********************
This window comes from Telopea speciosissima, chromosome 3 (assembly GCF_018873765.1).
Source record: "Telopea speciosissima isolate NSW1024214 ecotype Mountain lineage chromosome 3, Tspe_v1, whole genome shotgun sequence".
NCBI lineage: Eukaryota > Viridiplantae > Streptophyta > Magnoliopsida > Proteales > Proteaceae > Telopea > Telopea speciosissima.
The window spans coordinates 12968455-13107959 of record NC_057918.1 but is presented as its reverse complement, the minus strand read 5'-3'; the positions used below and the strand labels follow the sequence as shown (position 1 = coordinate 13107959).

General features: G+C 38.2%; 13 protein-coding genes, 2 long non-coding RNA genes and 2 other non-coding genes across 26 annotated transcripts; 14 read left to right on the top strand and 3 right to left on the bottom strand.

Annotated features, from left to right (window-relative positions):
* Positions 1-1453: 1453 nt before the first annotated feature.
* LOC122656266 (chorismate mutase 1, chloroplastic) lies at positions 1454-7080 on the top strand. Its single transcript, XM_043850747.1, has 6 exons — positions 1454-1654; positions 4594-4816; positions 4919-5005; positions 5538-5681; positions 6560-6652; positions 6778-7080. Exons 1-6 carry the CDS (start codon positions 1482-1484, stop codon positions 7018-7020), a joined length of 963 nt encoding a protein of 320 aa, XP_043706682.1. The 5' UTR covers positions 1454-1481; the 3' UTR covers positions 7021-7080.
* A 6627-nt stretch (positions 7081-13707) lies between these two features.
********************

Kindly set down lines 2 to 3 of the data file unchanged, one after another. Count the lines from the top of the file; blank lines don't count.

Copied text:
Source record: "Telopea speciosissima isolate NSW1024214 ecotype Mountain lineage chromosome 3, Tspe_v1, whole genome shotgun sequence".
NCBI lineage: Eukaryota > Viridiplantae > Streptophyta > Magnoliopsida > Proteales > Proteaceae > Telopea > Telopea speciosissima.